Electronic Theses and Dissertations

Date of Award


Document Type


Degree Name

Ph.D. in Psychology

First Advisor

Todd Smitherman

Second Advisor

Danielle Maack

Third Advisor

Scott Gustafson

Relational Format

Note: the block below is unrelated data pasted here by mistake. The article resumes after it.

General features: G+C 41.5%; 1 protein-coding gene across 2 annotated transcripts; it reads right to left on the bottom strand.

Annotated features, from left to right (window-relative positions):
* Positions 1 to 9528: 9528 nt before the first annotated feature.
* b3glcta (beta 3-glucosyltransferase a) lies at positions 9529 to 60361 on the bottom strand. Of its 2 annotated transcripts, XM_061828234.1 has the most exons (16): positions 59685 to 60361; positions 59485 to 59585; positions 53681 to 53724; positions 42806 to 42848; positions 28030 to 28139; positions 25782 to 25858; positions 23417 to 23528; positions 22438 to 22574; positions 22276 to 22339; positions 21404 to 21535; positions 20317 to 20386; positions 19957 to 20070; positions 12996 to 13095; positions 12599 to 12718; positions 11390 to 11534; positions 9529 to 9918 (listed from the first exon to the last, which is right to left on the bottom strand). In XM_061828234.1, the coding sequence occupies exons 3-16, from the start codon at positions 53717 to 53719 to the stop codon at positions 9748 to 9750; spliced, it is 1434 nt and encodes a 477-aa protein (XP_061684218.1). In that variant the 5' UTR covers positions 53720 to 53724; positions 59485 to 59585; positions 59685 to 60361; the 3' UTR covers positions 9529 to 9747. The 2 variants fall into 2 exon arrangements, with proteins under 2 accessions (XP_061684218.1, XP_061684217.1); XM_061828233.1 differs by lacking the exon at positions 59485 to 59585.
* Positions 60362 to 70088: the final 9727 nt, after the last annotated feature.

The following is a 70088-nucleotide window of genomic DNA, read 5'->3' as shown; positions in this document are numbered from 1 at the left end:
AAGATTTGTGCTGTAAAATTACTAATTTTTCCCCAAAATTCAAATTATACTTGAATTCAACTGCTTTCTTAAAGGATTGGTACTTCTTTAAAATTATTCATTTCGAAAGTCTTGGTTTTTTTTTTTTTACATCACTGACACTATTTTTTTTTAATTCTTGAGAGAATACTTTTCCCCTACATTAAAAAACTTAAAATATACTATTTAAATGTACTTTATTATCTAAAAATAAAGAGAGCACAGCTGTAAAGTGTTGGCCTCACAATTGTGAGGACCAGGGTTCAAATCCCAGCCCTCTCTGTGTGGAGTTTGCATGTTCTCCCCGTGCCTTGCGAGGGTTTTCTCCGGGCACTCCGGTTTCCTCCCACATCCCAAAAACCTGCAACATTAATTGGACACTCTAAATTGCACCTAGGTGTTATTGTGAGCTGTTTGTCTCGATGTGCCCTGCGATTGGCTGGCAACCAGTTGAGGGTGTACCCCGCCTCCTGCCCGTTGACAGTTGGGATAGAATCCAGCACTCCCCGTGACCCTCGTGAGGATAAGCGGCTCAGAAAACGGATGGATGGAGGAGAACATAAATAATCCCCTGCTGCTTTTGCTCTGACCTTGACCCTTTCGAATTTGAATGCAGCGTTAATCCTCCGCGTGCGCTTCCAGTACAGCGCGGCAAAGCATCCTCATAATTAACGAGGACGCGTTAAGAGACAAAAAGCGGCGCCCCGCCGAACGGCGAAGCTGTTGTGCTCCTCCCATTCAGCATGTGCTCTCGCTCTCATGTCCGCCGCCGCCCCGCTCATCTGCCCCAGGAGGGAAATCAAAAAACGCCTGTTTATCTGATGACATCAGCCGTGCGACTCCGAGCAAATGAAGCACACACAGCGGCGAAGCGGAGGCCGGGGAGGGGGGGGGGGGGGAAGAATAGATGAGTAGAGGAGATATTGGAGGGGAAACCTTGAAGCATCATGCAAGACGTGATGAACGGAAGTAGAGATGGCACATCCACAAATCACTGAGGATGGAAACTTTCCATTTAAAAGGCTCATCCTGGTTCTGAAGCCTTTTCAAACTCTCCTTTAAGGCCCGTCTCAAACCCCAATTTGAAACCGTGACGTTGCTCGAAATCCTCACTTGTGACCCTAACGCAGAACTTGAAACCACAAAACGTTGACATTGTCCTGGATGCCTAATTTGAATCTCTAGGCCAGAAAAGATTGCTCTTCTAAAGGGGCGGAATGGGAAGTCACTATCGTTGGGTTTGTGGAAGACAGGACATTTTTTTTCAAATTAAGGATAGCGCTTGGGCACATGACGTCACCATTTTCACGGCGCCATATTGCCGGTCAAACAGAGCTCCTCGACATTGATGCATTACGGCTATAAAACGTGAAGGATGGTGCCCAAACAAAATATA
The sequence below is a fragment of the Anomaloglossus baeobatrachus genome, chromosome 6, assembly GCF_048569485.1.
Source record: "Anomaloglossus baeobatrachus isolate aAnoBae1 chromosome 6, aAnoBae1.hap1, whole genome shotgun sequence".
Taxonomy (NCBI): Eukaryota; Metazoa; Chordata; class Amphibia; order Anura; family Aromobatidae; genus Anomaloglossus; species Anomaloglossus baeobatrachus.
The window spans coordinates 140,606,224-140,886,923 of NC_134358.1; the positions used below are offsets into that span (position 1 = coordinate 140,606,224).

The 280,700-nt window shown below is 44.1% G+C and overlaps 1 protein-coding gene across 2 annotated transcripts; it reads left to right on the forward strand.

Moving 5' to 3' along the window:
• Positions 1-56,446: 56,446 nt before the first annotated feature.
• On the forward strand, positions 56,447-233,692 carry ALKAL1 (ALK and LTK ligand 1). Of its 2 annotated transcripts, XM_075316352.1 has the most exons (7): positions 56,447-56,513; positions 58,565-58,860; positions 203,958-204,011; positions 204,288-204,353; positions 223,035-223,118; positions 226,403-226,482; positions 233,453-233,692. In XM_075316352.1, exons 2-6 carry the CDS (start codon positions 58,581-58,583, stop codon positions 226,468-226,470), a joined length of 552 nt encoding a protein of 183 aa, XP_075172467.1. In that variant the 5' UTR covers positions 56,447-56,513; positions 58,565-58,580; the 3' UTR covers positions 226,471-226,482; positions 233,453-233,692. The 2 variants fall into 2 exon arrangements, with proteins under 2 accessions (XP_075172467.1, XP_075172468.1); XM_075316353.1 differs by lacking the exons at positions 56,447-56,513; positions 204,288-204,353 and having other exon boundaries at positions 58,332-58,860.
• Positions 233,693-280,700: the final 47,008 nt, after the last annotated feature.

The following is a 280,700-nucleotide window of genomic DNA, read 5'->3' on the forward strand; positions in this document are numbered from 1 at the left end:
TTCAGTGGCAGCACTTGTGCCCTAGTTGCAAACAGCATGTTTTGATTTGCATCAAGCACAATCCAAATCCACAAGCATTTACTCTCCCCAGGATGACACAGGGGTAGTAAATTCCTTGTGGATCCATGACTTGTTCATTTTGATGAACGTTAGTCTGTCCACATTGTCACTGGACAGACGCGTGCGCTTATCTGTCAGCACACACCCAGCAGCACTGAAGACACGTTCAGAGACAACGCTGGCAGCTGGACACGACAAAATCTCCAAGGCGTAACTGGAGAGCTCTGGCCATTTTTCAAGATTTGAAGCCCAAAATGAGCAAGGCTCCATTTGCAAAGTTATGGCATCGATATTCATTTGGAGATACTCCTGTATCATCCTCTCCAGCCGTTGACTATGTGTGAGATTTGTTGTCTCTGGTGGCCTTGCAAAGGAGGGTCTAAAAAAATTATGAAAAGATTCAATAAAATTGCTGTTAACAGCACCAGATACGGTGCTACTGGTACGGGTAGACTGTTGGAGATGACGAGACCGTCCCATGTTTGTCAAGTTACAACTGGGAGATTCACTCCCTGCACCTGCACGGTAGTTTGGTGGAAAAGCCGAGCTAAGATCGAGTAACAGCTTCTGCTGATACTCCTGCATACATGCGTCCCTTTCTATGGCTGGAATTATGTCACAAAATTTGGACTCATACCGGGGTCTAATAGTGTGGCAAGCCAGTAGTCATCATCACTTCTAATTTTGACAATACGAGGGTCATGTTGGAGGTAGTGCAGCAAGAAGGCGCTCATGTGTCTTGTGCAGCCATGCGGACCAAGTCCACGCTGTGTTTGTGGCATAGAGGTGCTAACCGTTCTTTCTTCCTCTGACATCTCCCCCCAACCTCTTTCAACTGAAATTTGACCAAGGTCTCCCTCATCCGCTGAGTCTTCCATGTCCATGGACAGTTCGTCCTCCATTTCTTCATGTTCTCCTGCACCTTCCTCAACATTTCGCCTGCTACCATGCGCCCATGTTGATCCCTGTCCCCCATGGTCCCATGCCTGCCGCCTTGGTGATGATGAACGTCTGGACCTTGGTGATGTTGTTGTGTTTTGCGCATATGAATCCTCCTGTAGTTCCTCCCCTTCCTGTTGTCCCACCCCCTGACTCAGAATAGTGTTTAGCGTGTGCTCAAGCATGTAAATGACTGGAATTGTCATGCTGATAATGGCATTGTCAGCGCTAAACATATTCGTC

Migraine is the most debilitating neurological disorder worldwide and is associated with high economic and psychological costs. Common behavioral strategies for coping with migraine include avoidance of stimuli believed to precipitate an attack, though literature suggests that avoidance behaviors may serve to exacerbate migraine-symptoms and increase disability. Although the incorporation of trigger avoidance in modern conceptualizations of headache-related disability represents a more comprehensive understanding of disability occurring outside of migraine attacks (interictally), extant literature has emphasized trigger avoidance to the exclusion of other factors. Learning principles suggest stimuli that exacerbate migraine may take on similar eliciting properties as pain and result in conditioned fear and avoidance interictally. The present study aimed to experimentally investigate interictal avoidance of migraine-related stimuli (i.e., light and noise) between individuals with migraine and non-headache controls and to quantify relations among avoidance behavior, fear of pain, trigger status, and headache-related disability in a young adult, non-treatment seeking population. The main hypotheses were that individuals with migraine endorsing sensitivity to light or sound would engage in greater interictal behavioral avoidance of these stimuli than non-headache controls, and that these effects would persist after controlling for trigger status. Further, it was hypothesized that, among those with migraine, fear of pain would moderate behavioral avoidance across tasks, and avoidance behaviors would be positively associated with headache-related disability.



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